So to sum it all up, Adobe prioritise marketable "features" instead of workflow improvements as it has proven to sell their new software more effectively. Adobe are simply victim to their shareholders who want to see quarterly profits.
 
Old 12 December 2011   #70
You raise a good point.
 
Old 12 December 2011   #71
Originally Posted by ambient-whisper: you talking about NDO? the plugin for photoshop?


Oh, was that a plug for PS?
Need to check it out again, must have the link somewhere in my "interesting and possibly valuable" link collection:-)

Referring to the last poster:
I know a guy who works as an illustrator with PS6 and he is happy that the airbrush has an icon for itself,
another one with PS 7 (who also uses Manga studio more and more these days after I introduced it to him, too) .

They simply have not needed to upgrade up to now because because I assume Adobe considers Illustrators not target users any more and hardly delivers anything worth the update price for them.

Lets take another example from Manga Studio concerning features that attract me as an illustrator:

How cool would it be to have rulers in PS-- I mean rulers that you can put on the picture where you want, rotate, form curves or whatever and along which you can still draw with your own brush flow?
Painter had those ages ago. MS has them.

I am not sure about CS5 but I have not seen something like that in the features list anywhere, although it should be easy to implement.

Or what about a paint bucket that fills a line art exactly to the centre of the line (in the line layer above) and a magic wand that can close gaps if wanted? (though I think CS5 can close gaps if I remember right).

Or a button that simply flips the page for checking the art left right or updide down (I know you can flip the whole page, but in Manga Studio just the graphic on screen flips lightning fast on button push so you can check, unpress and continue).

List can be continued quite a bit.
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Old 12 December 2011   #72
For all of these large software companies, the bottom line is all that matters. If profits are up a year from now and the subscription model is considered a success, then we may be seeing others following the same formula. I just hope that Adobe doesn't decide to go 100% subscription only for all of their products.
 
Old 12 December 2011   #73
Quote: "We dont upgrade straight away, especially not when our workflow/setups are perfect for what we need to do. I remember reading about an artists still using an ancient version of photoshop simply because it had everything he needed (for matte painting) - Brushes, colours and layers."


If you are strictly a creative shop or freelancer then of course you can run any older version of the adobe suite you like .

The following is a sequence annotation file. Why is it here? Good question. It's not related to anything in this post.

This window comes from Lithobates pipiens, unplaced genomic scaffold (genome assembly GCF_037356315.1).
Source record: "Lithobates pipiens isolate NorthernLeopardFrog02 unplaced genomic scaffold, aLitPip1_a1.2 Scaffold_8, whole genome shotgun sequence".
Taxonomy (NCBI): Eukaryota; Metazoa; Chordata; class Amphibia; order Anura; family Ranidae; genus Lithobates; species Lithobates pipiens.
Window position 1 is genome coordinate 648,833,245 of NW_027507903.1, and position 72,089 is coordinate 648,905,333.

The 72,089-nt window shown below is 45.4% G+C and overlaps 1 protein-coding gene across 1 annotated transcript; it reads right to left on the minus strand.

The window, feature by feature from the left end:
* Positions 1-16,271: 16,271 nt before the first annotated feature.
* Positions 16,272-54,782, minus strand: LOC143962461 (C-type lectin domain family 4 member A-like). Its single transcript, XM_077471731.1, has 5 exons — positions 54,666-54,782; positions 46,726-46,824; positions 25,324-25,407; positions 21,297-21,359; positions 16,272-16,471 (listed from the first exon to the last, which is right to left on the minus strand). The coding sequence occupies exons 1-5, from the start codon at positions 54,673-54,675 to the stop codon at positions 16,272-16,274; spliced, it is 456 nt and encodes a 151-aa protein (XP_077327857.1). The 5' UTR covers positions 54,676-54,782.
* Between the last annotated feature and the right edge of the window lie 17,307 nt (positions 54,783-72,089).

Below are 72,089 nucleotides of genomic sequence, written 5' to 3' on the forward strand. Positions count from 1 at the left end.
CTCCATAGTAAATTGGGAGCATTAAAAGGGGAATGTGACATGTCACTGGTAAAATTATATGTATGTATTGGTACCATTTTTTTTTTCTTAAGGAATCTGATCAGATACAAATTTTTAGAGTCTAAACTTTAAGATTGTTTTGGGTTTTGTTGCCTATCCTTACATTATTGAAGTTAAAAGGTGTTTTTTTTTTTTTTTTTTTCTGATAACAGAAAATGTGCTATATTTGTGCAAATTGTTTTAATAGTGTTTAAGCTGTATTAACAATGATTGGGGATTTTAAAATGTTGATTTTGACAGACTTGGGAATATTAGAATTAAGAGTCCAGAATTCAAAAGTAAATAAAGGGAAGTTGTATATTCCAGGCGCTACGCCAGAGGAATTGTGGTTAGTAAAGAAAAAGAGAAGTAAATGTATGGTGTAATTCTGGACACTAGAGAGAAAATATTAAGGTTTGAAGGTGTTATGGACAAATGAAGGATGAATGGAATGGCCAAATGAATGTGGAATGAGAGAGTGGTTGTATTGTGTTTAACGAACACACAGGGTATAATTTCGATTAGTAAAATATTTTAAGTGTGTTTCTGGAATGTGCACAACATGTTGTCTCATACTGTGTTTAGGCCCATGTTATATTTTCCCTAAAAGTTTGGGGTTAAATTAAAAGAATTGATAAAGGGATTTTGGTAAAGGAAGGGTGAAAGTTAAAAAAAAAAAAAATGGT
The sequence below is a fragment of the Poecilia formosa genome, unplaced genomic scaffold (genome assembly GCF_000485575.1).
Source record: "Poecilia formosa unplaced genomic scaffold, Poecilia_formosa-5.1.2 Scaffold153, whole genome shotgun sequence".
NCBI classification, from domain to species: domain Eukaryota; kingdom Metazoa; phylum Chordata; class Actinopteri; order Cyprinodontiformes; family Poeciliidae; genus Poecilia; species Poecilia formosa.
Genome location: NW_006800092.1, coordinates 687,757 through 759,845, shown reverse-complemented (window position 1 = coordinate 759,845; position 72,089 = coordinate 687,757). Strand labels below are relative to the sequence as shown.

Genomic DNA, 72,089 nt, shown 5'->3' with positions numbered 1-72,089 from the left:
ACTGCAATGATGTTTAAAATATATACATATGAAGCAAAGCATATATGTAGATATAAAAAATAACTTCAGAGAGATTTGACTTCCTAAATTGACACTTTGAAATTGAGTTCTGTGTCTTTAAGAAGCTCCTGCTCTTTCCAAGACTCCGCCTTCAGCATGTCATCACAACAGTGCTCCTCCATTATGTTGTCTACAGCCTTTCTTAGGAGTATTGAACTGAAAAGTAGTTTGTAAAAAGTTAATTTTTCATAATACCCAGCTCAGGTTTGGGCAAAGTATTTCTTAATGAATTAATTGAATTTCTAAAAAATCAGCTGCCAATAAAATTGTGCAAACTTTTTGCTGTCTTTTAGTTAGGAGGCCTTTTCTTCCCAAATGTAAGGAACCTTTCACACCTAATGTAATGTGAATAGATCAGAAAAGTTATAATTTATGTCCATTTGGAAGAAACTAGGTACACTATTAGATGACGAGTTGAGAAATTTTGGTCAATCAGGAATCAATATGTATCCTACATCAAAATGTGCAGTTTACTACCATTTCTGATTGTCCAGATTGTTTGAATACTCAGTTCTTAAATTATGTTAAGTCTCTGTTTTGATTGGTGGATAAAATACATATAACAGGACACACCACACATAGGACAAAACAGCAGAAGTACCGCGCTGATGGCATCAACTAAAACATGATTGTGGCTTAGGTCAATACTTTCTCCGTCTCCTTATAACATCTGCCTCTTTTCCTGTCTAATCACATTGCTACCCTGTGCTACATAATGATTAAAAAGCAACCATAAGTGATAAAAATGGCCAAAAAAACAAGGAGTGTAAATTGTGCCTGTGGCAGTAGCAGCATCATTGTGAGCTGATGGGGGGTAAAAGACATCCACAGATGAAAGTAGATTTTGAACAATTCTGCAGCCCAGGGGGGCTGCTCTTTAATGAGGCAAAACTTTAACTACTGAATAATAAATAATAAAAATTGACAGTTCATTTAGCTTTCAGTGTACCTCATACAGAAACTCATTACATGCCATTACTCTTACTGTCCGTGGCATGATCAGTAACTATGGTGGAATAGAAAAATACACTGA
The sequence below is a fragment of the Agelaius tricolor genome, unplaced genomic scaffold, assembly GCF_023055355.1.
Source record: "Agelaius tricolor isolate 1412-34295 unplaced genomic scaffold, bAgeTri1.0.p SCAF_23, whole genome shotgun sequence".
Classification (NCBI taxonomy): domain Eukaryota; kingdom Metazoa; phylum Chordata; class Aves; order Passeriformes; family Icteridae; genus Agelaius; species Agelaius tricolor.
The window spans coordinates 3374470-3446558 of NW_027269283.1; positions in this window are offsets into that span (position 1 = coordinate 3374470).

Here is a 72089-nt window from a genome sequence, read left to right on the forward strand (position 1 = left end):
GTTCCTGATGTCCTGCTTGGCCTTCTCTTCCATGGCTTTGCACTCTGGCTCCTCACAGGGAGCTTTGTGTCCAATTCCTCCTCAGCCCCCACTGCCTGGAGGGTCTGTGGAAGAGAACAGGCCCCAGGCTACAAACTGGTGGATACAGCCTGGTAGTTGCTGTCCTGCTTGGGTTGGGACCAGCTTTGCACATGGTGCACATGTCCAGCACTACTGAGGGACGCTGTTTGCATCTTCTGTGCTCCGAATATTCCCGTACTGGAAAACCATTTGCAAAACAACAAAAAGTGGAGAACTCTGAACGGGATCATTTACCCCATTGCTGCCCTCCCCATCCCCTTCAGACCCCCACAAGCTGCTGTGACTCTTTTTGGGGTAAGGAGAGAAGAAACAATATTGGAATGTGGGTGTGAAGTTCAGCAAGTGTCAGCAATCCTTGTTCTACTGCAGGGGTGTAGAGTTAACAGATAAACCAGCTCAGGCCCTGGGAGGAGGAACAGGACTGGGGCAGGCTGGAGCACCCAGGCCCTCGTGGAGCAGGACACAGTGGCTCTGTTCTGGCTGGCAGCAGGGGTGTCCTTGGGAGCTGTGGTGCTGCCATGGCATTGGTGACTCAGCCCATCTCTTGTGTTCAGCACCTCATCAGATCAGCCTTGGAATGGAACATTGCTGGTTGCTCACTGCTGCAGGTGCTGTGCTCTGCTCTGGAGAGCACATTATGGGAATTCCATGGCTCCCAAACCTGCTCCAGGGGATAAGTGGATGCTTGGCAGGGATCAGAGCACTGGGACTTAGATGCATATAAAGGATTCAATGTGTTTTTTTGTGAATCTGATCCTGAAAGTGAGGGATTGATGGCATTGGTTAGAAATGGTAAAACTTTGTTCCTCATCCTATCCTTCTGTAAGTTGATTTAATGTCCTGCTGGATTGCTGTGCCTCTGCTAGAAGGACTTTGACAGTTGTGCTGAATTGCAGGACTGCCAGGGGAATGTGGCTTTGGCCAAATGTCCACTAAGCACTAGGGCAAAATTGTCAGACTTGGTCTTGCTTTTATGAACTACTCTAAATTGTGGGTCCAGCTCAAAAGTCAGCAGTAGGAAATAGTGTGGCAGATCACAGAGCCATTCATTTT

I still run CS3 and After effects CS3 .

However I do remember my bygone years in the graphic design&prepress industry when we would be forced to upgrade, at the very least, Adobe Illustrator& Indesign just to be able to open the clients ( latest version) files for preflight.


Cheers
 
Old 12 December 2011   #74
After a bit of thinking, contrary to what I have said before, using the demo checking pros and cons I have decided to downgrade from my CS3 suite (I do only rarely need the other apps, especially since flash got the sack) and update only Photoshop extended to 5.1 (from my old CS2 solo Photoshop as they dont update from a suite to a solo app), mainly because of 64bit support and because video layers now have sound which I consider very valuable (though it should have been there when video layers were introduced from the start).
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Old 12 December 2011   #75
Quote: Also, who says this move by Adobe is permanent? Let them try and see if this upgrade system works... if it fails, then it will have to invite us back through major price drops/free features etc. Everyone wins


As far as the "upgrade price only from the latest version" bit, I'm guessing they're not going to budge on that. Nearly every single graphic designer I know gets every update as fast as possible. Some of them legitimately need the updates, while most of the others are just blindly accepting the updates because "Hey, it's the newest version". In fact, a lot of the graphic design studios around here have already been on a subscription service for some time and end up having their stuff automatically updated overnight. In speaking with many of them, they aren't aware of any of this and don't appear to care so like I said, I'm guessing that bit is going to be a permanant thing. When you add that to the fact that After Effects files are not (and are probably never likely to be) backwards compatable, it makes an even stronger case for that not changing.

Personally, I think the real question is with the cloud nonsense. How long will programs like PS stay OFF the cloud, and will the main customer base be willing to even use the cloud? I know at my place, the second a program even looks in a cloud's direction, I.T. incinerates said program with extreme prejudice.